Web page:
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Answers to Top 3 Skin Performance Testing Questions

Dermatology TimesDermatology Times, February 2024 (Vol. 45. No. 02)
Volume 45
Issue 02

In this month’s Cosmetic Conundrums column, explore skin barrier assessments, skin moisturization tests, and how to measure skin firmness.



The cleanser and moisturizer market is crowded and performance-driven. Consumers demand skin care products that smell good, feel good, leave the skin feeling soft, and enhance skin performance. How does the manufacturer determine which pilot formulation is the best to finalize for distribution? How can skin care companies be sure new products meet consumer expectations and result in a repeat purchase? Consumers will purchase a product once based on packaging claims, confidence in a given brand, and appearance, but they will not always make a second purchase.

The best way to determine which products did not succeed is to look at the clearance aisle in the store. Skin care retailers know exactly how many sales of a given product must occur on a daily basis to justify the shelf space. If the profit on 4 inches of shelf space is not sufficient, the retailer will replace the product with one that performs better. Stores do not sell products; they sell shelf space.

Thus, skin care manufacturers must develop a finely tuned testing methodology through which new products and revised formulations must pass. This article examines what these tests are and how they guide the cosmetic chemist in selecting products for optimal dermatology performance.

Q: How can product effects on the skin barrier be assessed accurately?

The skin barrier is the stratum corneum consisting of the protein-rich corneocytes surrounded by the intercellular lipids. Barrier effect analysis is particularly important in cleanser formulations where the surfactants remove surface lipid-soluble dirt but are nonspecific and can easily remove the intercellular lipids. If the intercellular lipids are removed, the amount of water loss from the skin surface (known as transepidermal water loss [TEWL]) will increase and the skin will become dehydrated. TEWL is measured by placing a known diameter collecting tube on the skin containing 2 humidity meters at a known distance above the skin. The measurement of water vapor leaving the skin is determined by the humidity meters, allowing a determination of the amount of water lost per unit area per unit time (gm/cm2/hour).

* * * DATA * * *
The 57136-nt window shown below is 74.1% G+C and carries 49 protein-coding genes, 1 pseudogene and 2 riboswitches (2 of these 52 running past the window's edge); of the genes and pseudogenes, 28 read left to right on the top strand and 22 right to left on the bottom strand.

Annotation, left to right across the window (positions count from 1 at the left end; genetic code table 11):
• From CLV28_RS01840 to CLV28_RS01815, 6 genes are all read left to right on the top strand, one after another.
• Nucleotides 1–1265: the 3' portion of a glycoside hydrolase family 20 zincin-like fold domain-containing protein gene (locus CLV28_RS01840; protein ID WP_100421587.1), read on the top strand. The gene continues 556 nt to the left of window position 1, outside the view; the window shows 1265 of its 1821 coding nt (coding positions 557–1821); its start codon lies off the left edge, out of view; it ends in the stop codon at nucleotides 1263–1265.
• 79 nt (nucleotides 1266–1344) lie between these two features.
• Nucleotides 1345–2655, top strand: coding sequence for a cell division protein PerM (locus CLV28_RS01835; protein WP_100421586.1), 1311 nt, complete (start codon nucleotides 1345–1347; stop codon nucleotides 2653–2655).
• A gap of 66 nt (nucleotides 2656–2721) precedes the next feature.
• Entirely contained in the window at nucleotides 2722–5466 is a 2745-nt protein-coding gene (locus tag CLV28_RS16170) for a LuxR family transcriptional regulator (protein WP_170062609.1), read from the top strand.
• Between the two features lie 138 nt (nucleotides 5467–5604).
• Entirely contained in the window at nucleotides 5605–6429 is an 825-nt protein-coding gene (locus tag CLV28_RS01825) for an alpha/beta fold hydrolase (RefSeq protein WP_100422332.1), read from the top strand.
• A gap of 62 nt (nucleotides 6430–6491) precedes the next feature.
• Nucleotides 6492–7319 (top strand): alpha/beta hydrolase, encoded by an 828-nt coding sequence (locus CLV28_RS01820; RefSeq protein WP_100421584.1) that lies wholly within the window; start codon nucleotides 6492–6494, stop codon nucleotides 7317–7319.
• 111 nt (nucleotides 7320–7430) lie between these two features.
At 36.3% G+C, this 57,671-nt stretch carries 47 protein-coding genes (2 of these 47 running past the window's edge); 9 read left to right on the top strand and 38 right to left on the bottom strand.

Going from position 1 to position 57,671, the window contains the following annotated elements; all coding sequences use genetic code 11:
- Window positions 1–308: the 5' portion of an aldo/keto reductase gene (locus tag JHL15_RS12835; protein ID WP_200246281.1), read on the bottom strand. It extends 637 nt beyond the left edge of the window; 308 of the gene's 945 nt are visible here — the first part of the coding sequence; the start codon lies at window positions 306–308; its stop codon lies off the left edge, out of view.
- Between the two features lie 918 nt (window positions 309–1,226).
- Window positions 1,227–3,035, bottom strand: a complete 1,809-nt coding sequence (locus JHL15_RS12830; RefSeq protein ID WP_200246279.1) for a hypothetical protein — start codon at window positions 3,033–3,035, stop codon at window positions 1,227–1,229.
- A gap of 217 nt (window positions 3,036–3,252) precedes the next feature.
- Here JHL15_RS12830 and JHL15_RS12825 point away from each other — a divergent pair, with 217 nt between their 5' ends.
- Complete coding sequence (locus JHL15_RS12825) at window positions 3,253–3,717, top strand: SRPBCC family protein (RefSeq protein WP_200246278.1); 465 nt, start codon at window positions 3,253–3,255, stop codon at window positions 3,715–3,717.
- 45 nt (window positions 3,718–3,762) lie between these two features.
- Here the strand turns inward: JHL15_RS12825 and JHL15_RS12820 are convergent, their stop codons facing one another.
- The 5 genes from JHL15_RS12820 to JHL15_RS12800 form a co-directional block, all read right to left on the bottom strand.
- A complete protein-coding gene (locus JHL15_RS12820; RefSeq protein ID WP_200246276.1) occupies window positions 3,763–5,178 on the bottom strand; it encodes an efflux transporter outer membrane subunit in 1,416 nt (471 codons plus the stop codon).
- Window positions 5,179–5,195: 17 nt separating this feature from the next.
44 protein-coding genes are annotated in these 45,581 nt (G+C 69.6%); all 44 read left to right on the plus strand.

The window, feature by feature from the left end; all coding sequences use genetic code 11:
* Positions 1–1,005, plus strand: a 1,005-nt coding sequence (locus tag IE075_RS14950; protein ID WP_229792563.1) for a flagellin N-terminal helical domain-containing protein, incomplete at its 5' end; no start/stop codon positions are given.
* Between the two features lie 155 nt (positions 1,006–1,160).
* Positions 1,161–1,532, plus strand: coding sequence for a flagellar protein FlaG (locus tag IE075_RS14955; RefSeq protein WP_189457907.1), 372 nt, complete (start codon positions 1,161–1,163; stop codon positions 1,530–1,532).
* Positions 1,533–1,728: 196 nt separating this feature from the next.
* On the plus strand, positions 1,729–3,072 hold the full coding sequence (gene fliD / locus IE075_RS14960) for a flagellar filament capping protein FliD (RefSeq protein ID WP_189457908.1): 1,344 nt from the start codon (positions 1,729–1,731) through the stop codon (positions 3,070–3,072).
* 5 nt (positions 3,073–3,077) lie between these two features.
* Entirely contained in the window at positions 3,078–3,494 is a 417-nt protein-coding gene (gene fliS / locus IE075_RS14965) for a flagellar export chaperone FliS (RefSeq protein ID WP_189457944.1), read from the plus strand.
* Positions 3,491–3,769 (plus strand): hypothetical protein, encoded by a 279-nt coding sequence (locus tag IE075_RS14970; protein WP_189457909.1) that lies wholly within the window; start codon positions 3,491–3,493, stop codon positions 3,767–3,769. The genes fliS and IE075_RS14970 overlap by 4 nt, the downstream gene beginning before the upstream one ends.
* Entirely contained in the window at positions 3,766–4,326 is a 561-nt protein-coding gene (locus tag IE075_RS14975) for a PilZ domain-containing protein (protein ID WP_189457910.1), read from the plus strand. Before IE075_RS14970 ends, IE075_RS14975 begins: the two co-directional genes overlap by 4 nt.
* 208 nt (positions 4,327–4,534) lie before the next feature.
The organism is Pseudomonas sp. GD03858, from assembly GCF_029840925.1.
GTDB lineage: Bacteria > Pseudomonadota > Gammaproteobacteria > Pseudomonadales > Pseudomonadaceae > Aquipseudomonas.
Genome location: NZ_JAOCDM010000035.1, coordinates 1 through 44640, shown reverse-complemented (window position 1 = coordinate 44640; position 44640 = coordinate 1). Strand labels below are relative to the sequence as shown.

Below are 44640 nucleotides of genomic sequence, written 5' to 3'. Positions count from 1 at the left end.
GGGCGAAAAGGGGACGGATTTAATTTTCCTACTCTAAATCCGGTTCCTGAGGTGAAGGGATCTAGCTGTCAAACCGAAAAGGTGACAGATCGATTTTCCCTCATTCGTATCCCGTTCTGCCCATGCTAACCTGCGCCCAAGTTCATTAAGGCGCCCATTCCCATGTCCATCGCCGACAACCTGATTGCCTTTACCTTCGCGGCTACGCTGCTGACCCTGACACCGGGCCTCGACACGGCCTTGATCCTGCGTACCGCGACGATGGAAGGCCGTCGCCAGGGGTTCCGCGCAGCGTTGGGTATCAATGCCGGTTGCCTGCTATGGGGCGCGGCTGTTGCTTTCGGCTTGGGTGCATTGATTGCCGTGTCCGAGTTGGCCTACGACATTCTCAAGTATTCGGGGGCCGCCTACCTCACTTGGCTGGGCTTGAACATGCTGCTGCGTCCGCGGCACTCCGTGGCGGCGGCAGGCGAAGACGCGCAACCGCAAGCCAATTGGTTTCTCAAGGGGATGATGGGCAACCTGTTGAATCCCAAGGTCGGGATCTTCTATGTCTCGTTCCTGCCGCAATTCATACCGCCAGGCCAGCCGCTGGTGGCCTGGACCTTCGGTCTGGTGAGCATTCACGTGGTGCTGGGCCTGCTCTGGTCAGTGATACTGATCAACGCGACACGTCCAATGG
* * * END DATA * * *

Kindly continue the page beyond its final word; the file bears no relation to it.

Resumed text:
A good cleanser will not increase TEWL, thus a variety of formulations can be tested on humans to determine which induces the least barrier damage. Ten prototype formulations can be reduced to the top 3 performers using TEWL, and these 3 products can then be put into the clinic for testing. TEWL is an excellent predictor of product barrier effects, but clinical validation is still necessary.

Q: How can you test for skin moisturization?

TEWL is an excellent measure of the water leaving the skin, but it is also necessary to understand how much water is present in the skin. Good moisturizers will immediately increase the skin water content upon application, with continued increases noted with continued use. Although consumers mainly judge a moisturizer on how smooth and soft it makes the skin feel, an increase in skin hydration must occur over time or the consumer will find the product ineffective.

Corneometry is a technique used to measure skin water content by utilizing the fact that water is a conductor of electricity. Higher corneometry readings correlate with an increased skin water content. The technique does not work if the skin surface is wet from immediate product application, as the product will short circuit the corneometer and measure the hydration of the skin surface and not the skin itself.

Q: How do you scientifically measure skin firmness?

Testing is also necessary to substantiate claims on skin care product packaging. Facial moisturizers like to claim that use improves the skin’s firmness. What is skin firmness? I am not sure. This is the perfect cosmetic term because it means something quite scientific to the consumer, but to the dermatologist, it is a term defying definition. From a mechanistic standpoint, skin firmness refers to the amount of force it takes to pull the skin with a negative suction vacuum pump. Firmer skin requires more force to produce skin distention. To improve skin firmness, increase the water content of the skin with a moisturizer.

Zoe Diana Draelos, MD, is a consulting professor of dermatology at Duke University School of Medicine in Durham, North Carolina, and Dermatology Times' Editor in Chief Emeritus.

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